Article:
This section contains statistics on euro area insurance corporations and pension funds (ICPFs). ICPF statistics provide full balance sheet information not only for the ICPF sector as a whole, but also for the insurance corporation and pension fund sub-sectors, all of which are as defined in the European System of Accounts 1995 (ESA 95).
These statistics show the assets and liabilities of ICPFs located in the euro area as presented in the ESA 95.
The reporting population comprises all ICPFs located in the euro area, including ICPFs which are foreign-owned subsidiaries1 or branches of foreign entities. Branches and subsidiaries abroad of domestically owned entities are not included.
Statistics on euro area ICPFs cover those EU Member States that had adopted the euro at the time to which the statistics relate. Data on outstanding amounts and transactions include Slovakia as of March 2009 and Estonia as of March 2011.
Statistics are made available around three months after the end of the reference period. The time series date back to the first quarter of 2008 for quarterly data and 2008 for annual data.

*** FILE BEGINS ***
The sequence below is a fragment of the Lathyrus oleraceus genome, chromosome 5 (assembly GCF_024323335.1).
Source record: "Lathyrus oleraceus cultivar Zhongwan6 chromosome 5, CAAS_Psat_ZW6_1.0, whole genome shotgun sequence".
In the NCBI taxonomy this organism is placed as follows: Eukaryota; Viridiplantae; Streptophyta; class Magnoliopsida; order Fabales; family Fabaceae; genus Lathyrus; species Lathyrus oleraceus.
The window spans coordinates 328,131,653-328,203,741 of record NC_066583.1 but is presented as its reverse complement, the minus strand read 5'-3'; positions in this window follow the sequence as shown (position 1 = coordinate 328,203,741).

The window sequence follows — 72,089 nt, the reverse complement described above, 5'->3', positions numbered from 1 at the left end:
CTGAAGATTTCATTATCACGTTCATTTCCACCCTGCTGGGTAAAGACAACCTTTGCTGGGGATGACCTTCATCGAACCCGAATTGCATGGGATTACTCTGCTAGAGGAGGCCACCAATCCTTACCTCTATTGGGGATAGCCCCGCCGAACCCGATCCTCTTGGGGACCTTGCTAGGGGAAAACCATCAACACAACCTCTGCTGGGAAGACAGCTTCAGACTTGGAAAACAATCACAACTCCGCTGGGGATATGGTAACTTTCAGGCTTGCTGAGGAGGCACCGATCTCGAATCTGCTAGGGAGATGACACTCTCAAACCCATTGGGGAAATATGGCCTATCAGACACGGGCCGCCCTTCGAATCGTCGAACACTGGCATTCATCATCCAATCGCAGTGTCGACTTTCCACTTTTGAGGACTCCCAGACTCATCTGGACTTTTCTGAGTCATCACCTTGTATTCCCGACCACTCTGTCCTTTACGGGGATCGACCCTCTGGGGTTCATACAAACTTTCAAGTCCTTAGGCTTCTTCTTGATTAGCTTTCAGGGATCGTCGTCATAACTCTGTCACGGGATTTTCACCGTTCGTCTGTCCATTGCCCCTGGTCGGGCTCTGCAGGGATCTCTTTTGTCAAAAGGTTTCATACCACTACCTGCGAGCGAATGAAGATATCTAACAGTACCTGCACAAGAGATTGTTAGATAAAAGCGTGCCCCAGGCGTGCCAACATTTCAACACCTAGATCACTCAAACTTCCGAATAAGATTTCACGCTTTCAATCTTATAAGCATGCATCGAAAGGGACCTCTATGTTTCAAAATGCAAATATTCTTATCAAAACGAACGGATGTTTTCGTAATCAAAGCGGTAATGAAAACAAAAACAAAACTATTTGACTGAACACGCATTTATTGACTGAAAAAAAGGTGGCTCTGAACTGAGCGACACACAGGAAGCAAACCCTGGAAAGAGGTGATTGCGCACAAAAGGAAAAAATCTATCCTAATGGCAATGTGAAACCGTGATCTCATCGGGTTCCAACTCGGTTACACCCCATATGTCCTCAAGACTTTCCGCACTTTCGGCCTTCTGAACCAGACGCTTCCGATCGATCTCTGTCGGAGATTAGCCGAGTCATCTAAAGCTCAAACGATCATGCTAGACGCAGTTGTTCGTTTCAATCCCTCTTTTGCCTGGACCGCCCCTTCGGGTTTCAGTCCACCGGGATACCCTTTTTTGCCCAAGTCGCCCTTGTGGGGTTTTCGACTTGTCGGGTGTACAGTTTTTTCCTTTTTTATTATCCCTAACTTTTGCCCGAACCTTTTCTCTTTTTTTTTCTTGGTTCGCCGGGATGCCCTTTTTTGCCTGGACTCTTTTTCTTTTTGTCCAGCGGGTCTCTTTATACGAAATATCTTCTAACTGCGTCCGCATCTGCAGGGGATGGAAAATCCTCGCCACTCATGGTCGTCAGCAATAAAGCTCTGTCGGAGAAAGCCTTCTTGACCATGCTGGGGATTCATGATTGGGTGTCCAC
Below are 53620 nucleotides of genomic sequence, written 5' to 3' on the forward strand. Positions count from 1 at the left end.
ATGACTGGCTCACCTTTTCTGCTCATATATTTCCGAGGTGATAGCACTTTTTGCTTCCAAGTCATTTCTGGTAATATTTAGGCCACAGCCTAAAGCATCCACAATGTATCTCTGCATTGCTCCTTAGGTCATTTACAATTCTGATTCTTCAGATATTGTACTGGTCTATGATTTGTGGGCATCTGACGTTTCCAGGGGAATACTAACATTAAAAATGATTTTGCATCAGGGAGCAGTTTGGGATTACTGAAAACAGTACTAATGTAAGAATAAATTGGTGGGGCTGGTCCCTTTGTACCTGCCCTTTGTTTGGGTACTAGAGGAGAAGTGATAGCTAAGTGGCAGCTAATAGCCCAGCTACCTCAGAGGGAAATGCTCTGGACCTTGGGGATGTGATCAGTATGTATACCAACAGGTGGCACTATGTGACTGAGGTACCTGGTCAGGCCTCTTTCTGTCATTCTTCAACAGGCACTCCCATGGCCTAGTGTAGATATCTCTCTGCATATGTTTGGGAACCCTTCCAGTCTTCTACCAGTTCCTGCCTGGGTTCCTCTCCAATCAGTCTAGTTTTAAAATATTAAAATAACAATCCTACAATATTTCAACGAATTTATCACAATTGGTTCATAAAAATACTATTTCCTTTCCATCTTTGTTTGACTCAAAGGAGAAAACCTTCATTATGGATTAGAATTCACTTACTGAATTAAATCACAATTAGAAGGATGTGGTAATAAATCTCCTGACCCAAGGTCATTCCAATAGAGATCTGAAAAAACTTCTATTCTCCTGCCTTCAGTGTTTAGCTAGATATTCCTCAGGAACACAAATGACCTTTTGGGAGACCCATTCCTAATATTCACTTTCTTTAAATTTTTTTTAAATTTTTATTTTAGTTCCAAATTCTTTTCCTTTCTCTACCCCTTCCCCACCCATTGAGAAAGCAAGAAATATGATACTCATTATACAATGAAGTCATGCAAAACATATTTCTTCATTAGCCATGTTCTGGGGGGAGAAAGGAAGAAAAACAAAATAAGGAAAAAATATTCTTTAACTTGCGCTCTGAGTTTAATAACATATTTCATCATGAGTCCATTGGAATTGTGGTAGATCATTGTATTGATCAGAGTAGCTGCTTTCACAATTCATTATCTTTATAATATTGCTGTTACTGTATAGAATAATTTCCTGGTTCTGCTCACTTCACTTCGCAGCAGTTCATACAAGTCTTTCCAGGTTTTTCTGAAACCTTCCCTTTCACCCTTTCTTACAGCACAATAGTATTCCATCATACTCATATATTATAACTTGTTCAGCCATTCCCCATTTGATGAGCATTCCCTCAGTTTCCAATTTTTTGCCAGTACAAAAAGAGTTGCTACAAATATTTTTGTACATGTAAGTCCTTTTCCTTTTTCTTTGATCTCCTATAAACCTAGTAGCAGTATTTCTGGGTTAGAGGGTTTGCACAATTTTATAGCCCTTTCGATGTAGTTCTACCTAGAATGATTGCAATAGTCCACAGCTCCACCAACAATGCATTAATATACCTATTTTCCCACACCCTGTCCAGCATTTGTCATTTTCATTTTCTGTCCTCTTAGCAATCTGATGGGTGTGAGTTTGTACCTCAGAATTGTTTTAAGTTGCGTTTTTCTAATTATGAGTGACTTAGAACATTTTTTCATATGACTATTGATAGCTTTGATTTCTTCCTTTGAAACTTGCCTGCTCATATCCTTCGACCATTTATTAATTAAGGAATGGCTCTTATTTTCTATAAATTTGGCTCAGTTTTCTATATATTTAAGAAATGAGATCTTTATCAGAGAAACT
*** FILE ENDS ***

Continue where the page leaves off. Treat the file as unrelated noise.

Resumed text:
National aggregates for euro area countries are published by the ECB with an annual frequency.
Outstanding amounts, or stock data, refer to the value of assets and liabilities at the end of the reference period. Outstanding amounts are available for all series published.
Transactions, or flow data, refer to the net acquisition of a given type of asset, or the net incurrence of a given type of liability, during the reference period. Transaction data are available only for insurance technical reserves.
Changes in outstanding amounts from one period to another can be due to transactions, price revaluations, exchange rate changes (in the case of instruments denominated in currencies other than the euro) or statistical reclassifications.
1 Subsidiaries are separate, distinct legal entities. For this reason, they differ from branches, which are businesses fully integrated within the main company and are not legally or otherwise distinct from the parent company. Subsidiaries are usually limited liability companies, while branches do not have their own legal status.